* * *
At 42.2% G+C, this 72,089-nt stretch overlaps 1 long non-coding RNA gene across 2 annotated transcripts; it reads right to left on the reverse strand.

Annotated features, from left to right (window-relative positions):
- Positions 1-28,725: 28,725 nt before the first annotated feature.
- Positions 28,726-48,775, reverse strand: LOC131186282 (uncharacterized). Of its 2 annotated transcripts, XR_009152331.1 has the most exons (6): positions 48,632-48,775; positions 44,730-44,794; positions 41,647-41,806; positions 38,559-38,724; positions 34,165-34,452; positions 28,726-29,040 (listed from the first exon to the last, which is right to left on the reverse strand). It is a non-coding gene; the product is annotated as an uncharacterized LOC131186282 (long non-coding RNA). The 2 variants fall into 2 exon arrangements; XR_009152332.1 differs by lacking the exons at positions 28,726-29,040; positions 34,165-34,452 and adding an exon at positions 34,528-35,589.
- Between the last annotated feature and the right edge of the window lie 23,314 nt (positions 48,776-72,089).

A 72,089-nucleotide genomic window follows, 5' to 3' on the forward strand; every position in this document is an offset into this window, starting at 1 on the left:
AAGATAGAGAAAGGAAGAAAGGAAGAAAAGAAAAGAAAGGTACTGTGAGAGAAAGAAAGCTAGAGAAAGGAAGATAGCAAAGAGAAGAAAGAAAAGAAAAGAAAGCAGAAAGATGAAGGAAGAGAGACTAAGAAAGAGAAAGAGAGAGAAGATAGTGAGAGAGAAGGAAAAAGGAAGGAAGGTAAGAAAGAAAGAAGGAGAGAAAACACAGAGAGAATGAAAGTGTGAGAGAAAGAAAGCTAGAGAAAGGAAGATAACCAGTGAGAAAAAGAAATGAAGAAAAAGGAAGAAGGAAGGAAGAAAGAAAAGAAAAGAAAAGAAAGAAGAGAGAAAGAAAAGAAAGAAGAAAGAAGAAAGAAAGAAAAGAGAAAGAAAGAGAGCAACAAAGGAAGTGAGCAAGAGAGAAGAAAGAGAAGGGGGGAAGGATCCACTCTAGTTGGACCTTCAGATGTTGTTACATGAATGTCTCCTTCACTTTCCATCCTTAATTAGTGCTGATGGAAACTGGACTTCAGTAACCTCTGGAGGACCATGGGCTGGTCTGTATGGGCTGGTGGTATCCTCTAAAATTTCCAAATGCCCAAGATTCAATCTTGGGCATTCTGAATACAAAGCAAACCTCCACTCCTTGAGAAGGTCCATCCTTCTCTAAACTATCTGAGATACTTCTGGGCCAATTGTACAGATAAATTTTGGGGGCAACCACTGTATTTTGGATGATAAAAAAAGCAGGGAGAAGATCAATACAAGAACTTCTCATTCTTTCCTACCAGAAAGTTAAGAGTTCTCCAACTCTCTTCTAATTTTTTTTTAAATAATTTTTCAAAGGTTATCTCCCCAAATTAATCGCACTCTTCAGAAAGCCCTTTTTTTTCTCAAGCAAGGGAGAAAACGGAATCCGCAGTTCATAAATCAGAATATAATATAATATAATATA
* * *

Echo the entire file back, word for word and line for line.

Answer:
At 42.2% G+C, this 72,089-nt stretch overlaps 1 long non-coding RNA gene across 2 annotated transcripts; it reads right to left on the reverse strand.

Annotated features, from left to right (window-relative positions):
- Positions 1-28,725: 28,725 nt before the first annotated feature.
- Positions 28,726-48,775, reverse strand: LOC131186282 (uncharacterized). Of its 2 annotated transcripts, XR_009152331.1 has the most exons (6): positions 48,632-48,775; positions 44,730-44,794; positions 41,647-41,806; positions 38,559-38,724; positions 34,165-34,452; positions 28,726-29,040 (listed from the first exon to the last, which is right to left on the reverse strand). It is a non-coding gene; the product is annotated as an uncharacterized LOC131186282 (long non-coding RNA). The 2 variants fall into 2 exon arrangements; XR_009152332.1 differs by lacking the exons at positions 28,726-29,040; positions 34,165-34,452 and adding an exon at positions 34,528-35,589.
- Between the last annotated feature and the right edge of the window lie 23,314 nt (positions 48,776-72,089).

A 72,089-nucleotide genomic window follows, 5' to 3' on the forward strand; every position in this document is an offset into this window, starting at 1 on the left:
AAGATAGAGAAAGGAAGAAAGGAAGAAAAGAAAAGAAAGGTACTGTGAGAGAAAGAAAGCTAGAGAAAGGAAGATAGCAAAGAGAAGAAAGAAAAGAAAAGAAAGCAGAAAGATGAAGGAAGAGAGACTAAGAAAGAGAAAGAGAGAGAAGATAGTGAGAGAGAAGGAAAAAGGAAGGAAGGTAAGAAAGAAAGAAGGAGAGAAAACACAGAGAGAATGAAAGTGTGAGAGAAAGAAAGCTAGAGAAAGGAAGATAACCAGTGAGAAAAAGAAATGAAGAAAAAGGAAGAAGGAAGGAAGAAAGAAAAGAAAAGAAAAGAAAGAAGAGAGAAAGAAAAGAAAGAAGAAAGAAGAAAGAAAGAAAAGAGAAAGAAAGAGAGCAACAAAGGAAGTGAGCAAGAGAGAAGAAAGAGAAGGGGGGAAGGATCCACTCTAGTTGGACCTTCAGATGTTGTTACATGAATGTCTCCTTCACTTTCCATCCTTAATTAGTGCTGATGGAAACTGGACTTCAGTAACCTCTGGAGGACCATGGGCTGGTCTGTATGGGCTGGTGGTATCCTCTAAAATTTCCAAATGCCCAAGATTCAATCTTGGGCATTCTGAATACAAAGCAAACCTCCACTCCTTGAGAAGGTCCATCCTTCTCTAAACTATCTGAGATACTTCTGGGCCAATTGTACAGATAAATTTTGGGGGCAACCACTGTATTTTGGATGATAAAAAAAGCAGGGAGAAGATCAATACAAGAACTTCTCATTCTTTCCTACCAGAAAGTTAAGAGTTCTCCAACTCTCTTCTAATTTTTTTTTAAATAATTTTTCAAAGGTTATCTCCCCAAATTAATCGCACTCTTCAGAAAGCCCTTTTTTTTCTCAAGCAAGGGAGAAAACGGAATCCGCAGTTCATAAATCAGAATATAATATAATATAATATA